The discourse on terrorism is even more divided. After the Mumbai attacks of 2008, Pakistan promised to bring the perpetrators of the attacks to justice. Yet in the past three years, the Mumbai trial in Rawalpindi has all but ground to a halt. The Lashkar-e-Taiba’s operations commander Zakiur Rehman Lakhvi is out on bail, while 26/11 mastermind Hafiz Saeed, out of custody last month, plans to stand for elections in 2018.
In Pakistan, there’s growing belief that India funds groups like the Tehrik-e-Taliban Pakistan (TTP) as well as insurgent groups in Balochistan. Prime Minister Narendra Modi’s public support for the Baloch insurgency during his Independence Day speech last year did not help. The fate of Kulbushan Jadhav, whose release from Pakistani custody in other times may have been decided by mutual negotiation and a possible exchange of personnel, is now in the hands of the International Court of Justice.
Both India and Pakistan have recently appointed new High Commissioners to each other’s capitals but there no signs of any fresh initiative at this point. Pakistan heads into its electoral process in a few months, after the Senate elections in March, with a caretaker government is put in place. By the time a new Prime Minister is in place there, the Indian general election campaign will begin to roll out. Given Mr. Modi’s recent attack on former Prime Minister Manmohan Singh for meeting the new Pakistani envoy at a dinner during the Gujarat campaign, and suggesting collusion between the two, it is unlikely that the political atmosphere will allow for even diplomatic niceties to be maintained.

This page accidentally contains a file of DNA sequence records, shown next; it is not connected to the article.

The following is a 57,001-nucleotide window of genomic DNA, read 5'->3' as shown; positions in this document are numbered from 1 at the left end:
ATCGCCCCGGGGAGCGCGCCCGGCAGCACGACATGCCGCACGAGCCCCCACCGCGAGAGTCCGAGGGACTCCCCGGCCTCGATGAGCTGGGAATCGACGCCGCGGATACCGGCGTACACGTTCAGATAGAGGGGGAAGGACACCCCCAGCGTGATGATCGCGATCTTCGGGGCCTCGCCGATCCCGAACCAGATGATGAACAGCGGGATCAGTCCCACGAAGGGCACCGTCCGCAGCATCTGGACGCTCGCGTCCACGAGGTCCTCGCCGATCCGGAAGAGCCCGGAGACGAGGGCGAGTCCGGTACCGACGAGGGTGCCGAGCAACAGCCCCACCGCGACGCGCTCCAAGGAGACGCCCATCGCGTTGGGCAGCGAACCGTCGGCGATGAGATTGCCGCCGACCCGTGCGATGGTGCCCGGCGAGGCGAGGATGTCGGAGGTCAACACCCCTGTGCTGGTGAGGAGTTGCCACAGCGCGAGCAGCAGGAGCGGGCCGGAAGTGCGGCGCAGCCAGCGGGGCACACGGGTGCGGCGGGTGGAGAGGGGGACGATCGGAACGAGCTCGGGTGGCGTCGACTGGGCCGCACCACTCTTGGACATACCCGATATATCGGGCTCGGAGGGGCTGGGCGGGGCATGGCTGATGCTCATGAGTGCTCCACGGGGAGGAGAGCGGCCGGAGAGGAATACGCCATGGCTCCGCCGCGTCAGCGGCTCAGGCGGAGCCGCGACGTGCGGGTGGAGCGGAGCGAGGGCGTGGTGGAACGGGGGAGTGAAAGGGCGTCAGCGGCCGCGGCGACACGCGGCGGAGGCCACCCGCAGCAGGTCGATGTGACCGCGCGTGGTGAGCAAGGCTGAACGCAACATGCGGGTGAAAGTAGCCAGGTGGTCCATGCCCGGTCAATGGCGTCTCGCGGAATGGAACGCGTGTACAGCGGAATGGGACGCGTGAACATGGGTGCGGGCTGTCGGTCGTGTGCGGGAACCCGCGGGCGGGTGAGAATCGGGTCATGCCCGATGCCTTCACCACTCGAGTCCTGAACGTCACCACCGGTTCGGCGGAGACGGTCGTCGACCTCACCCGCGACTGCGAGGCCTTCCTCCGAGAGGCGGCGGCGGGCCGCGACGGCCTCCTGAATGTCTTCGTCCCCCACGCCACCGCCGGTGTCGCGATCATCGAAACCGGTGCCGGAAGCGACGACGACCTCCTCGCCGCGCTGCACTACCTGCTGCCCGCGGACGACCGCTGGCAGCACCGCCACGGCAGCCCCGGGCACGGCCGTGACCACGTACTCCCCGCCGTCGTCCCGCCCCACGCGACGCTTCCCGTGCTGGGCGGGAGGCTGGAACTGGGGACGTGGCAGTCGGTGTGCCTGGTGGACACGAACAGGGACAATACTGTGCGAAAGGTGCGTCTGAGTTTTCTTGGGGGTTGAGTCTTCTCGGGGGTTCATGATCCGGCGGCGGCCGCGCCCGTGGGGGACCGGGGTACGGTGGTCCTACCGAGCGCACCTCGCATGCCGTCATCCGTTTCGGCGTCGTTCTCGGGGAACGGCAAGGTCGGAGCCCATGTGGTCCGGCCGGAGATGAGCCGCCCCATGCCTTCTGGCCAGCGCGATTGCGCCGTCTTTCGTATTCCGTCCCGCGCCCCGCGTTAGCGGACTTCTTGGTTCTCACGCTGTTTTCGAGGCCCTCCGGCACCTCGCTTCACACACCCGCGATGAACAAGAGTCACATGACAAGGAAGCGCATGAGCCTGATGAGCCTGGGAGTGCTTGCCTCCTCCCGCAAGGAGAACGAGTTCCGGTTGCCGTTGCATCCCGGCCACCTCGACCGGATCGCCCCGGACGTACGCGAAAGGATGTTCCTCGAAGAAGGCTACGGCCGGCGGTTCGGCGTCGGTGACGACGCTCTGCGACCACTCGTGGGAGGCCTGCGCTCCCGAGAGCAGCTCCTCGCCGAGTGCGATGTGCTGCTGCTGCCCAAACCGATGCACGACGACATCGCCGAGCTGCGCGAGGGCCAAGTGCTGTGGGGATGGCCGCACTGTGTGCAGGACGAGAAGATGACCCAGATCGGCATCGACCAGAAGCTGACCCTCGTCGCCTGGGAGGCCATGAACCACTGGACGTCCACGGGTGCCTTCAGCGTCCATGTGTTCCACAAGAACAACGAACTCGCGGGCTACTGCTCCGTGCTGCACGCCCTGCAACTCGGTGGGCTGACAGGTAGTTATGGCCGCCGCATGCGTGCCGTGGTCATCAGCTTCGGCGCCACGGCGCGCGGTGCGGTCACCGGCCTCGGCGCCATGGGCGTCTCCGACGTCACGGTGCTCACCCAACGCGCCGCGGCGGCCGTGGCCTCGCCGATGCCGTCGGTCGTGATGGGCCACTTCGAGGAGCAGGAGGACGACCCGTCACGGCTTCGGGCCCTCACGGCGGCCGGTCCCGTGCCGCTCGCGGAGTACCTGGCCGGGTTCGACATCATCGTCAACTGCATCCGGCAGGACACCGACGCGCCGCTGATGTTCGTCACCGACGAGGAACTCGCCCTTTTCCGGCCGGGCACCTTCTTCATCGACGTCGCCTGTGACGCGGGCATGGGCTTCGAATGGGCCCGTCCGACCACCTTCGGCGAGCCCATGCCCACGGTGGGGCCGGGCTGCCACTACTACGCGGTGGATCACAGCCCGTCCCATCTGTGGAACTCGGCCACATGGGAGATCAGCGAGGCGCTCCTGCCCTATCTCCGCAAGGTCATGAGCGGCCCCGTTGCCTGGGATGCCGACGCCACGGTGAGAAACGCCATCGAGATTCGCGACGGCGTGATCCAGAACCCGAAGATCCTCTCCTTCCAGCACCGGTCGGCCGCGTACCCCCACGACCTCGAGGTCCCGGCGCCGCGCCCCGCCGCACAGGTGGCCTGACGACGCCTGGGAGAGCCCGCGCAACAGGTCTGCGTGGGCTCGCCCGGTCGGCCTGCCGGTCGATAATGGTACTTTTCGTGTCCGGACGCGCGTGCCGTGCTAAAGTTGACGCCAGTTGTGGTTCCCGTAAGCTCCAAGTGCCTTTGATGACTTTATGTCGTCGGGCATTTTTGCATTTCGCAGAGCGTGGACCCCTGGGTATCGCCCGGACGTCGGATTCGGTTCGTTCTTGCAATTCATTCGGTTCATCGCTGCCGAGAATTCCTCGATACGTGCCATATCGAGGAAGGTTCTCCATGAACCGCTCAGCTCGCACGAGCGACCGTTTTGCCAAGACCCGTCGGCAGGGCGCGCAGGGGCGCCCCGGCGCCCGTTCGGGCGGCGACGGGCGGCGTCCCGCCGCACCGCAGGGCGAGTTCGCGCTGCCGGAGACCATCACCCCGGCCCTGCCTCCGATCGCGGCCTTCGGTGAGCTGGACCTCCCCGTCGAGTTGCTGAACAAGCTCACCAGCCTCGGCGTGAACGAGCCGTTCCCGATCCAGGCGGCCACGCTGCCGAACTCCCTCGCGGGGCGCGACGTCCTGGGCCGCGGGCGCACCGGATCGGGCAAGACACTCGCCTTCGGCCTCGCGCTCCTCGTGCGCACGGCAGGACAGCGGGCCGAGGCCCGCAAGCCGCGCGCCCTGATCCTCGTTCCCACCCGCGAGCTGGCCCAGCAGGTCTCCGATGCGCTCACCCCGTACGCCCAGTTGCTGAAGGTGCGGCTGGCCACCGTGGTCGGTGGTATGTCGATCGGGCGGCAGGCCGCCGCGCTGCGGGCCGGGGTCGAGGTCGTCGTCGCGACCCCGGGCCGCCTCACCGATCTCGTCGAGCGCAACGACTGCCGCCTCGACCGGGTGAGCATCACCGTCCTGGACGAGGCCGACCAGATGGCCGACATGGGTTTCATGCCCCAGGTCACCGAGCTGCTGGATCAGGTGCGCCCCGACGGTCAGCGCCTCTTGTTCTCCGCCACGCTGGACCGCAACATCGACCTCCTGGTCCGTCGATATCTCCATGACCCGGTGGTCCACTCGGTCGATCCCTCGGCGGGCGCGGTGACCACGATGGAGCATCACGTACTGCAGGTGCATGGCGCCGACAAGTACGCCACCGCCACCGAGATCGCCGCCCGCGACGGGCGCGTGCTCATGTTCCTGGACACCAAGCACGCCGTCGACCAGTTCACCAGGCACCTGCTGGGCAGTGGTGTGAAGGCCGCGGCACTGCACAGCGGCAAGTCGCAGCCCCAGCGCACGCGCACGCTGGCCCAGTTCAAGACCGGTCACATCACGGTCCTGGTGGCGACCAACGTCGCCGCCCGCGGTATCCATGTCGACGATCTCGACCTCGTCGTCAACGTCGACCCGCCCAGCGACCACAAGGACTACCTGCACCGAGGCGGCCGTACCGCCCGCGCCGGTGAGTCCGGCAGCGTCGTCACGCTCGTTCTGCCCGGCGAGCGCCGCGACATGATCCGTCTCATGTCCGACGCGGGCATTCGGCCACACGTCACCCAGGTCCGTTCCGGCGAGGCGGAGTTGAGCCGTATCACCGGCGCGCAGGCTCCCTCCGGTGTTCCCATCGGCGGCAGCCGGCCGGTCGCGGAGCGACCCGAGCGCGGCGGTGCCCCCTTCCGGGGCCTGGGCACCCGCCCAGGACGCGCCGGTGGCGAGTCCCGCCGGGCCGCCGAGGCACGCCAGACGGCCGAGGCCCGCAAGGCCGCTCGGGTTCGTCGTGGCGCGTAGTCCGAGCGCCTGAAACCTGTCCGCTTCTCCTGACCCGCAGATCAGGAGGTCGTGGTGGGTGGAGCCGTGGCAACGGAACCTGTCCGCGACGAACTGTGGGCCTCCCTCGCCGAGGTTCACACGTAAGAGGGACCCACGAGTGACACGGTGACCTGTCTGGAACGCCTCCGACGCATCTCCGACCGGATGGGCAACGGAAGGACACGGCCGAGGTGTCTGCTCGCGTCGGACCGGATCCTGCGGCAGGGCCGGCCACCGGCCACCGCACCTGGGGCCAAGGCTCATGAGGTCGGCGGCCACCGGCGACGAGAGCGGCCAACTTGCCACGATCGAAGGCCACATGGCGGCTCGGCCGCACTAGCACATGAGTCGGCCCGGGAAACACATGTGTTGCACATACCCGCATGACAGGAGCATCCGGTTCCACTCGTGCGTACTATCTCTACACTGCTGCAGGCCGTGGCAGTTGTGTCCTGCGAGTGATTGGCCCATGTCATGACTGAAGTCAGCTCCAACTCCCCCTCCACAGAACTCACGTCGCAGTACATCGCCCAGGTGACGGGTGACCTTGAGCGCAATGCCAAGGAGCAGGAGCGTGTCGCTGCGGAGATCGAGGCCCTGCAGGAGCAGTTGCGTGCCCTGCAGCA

Yet it is even more necessary for both sides to stem this intellectual partition today. India has long opposed “third-party interventions”, but the lack of dialogue with Pakistan is imposing just that. Every dispute between the two countries is now being taken up at global forums — United Nations, Financial Action Task Force, International Court of Justice, and World Bank for the Indus Waters Treaty.
Second, with the U.S. drawing India into its Afghanistan policy, and China’s stakes in the China-Pakistan Economic Corridor, the subcontinent is becoming an area of contestation by players bigger than both India and Pakistan. Even in Afghanistan, the coalitional arcs being drawn are increasingly defining their interests.
India’s decision to stay out of the South Asian Association for Regional Cooperation (SAARC) meet in Pakistan has complicated its standing as a regional leader. While alternative arrangements such as The Bay of Bengal Initiative for Multi-Sectoral Technical and Economic Cooperation, the Bangladesh, Bhutan, India, Nepal initiative and the Indian Ocean Rim Association represent some parts of the region, they cannot replace the whole. The region becomes easier to fragment, as China has managed to do by making inroads into Nepal, Bangladesh, Sri Lanka and the Maldives.
At some point, re-engagement must inevitably follow disengagement. Both governments need to work to bridge the divide rather than allowing it to grow. Even without bilateral talks, the two sides can explore simple engagements on the environment, medical tourism, energy pipelines and electric grids.
In a world where connectivity is the new currency, and multiple alignments are replacing polar geopolitics, it is hard to justify the disconnected space that New Delhi and Islamabad are hurtling into.
Suhasini Haidar has covered South Asia for more than two decades. This article is an abridged version of her article originally published in The Hindu, where she is the Diplomatic Editor. She has previously worked as Foreign Editor at CNN-IBN and correspondent for CNN International. She tweets @suhasinih.